Spain has beaten the United States to become the world's second most visited country after France, reports the Daily Mail.
The Spanish Prime Minister Mariano Rajoy confirmed that his nation has seen a surge in tourism while speaking at an event during a visit to Italy.
He revealed how 82million people had visited Spain in 2017, a nine per cent increase from the previous year that came despite the Barcelona terror attacks and the political crisis in Catalonia.
Tourism earnings rose also 12 per cent to 87 billion euros (NZ$144 billion), the Prime Minister said in Rome while attending a summit on migration.
And Mr Rajoy praised the Spanish tourism sector's 'great effort' to become more competitive.
Arrivals in Spain beat records for the fifth consecutive year, despite the jihadist attacks in the Catalonia capital Barcelona and nearby Cambrils last August that left 16 dead.
Catalonia also remains in the grip of a secession crisis. Arrivals recovered after dropping off by five per cent year-on-year in October as massive demonstrations were staged following a failed independence bid.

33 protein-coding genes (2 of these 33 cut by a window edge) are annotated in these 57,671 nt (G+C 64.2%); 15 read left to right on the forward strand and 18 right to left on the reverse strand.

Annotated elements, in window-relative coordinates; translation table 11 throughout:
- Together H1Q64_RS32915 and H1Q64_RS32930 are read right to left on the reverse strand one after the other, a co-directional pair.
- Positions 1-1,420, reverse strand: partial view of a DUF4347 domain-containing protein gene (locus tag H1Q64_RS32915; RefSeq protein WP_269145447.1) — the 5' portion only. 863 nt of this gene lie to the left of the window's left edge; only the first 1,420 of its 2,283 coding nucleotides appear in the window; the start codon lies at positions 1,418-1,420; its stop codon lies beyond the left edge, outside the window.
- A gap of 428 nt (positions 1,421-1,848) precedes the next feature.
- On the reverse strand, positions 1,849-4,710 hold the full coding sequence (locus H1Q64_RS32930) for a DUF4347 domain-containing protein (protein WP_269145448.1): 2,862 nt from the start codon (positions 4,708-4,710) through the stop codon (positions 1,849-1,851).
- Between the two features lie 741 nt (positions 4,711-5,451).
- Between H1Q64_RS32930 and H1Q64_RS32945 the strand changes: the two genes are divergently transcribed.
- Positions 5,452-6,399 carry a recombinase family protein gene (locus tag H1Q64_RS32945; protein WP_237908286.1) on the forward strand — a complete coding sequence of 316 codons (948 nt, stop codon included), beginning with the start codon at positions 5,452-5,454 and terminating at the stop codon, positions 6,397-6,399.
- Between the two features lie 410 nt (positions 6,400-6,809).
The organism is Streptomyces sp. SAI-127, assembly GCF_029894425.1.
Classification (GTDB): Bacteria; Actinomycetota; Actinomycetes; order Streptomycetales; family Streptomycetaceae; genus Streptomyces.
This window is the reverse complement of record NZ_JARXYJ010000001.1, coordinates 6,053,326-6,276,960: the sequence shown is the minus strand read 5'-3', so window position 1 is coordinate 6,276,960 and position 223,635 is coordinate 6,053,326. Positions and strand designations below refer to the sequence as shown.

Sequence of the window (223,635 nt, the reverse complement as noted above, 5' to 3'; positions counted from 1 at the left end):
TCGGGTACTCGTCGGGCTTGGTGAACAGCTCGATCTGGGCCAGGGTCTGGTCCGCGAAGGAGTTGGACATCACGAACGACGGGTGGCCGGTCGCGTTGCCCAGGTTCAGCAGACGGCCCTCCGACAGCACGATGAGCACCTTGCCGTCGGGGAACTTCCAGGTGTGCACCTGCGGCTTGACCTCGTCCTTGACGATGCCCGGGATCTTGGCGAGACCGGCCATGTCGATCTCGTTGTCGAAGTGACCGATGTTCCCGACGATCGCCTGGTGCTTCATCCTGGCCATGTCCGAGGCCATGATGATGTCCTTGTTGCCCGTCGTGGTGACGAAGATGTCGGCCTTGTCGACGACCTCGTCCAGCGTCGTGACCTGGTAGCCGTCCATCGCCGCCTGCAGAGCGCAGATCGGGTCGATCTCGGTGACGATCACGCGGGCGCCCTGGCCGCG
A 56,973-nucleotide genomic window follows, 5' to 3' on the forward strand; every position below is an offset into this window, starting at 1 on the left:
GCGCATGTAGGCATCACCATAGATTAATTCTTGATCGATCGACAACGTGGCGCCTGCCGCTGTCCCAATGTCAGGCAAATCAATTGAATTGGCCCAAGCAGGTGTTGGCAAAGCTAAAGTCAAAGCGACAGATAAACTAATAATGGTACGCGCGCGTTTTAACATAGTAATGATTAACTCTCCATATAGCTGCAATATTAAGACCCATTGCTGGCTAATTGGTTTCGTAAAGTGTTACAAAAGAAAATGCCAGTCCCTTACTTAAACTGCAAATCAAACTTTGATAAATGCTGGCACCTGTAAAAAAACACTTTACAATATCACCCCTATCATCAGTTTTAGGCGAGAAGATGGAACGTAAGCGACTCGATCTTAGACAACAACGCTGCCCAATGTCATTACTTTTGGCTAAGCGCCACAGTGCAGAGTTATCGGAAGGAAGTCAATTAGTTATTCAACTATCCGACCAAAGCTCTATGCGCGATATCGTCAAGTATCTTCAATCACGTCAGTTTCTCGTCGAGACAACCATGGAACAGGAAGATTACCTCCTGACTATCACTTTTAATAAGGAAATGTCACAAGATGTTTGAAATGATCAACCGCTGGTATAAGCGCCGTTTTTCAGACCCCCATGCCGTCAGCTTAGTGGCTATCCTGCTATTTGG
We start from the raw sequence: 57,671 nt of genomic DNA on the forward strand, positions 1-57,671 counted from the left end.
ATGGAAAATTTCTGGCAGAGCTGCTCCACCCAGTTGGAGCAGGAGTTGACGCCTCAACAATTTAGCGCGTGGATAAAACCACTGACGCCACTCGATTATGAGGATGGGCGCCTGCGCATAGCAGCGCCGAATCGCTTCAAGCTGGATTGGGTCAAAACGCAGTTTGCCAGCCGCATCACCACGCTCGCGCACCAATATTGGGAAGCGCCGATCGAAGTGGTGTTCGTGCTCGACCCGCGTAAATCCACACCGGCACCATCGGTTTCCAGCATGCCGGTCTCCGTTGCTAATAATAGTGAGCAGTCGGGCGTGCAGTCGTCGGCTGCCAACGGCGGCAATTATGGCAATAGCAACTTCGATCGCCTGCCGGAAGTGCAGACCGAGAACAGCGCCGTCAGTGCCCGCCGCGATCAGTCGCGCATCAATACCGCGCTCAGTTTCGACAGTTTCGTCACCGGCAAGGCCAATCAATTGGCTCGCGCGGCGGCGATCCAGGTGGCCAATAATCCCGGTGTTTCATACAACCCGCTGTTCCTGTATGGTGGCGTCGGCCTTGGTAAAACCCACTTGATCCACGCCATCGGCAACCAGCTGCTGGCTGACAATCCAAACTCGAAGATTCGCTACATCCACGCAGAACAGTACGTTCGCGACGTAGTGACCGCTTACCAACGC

The Madrid-based UNWTO is set to release its figures for 2017 on Monday.
Tourism has also benefited from a boom in renting flats out to tourists via web platforms such as Airbnb.
However, this has prompted a backlash in popular destinations such as Barcelona, Palma de Majorca or San Sebastian as locals complain of a drop in long-term rentals and rising prices.
In 2016, Spain welcomed 75.3 million visitors, just behind the United States with 75.6 million, while France - despite its own terror woes - easily remained the world leader with 82.6 million visitors, according to the UN World Tourism Organization (UNWTO).
However, international tourism to the United States shrank during the first five months of Donald Trump's presidency, according to the US International Trade Administration.
Arrivals fell five per cent in the first quarter and three per cent in the second quarter, official figures show.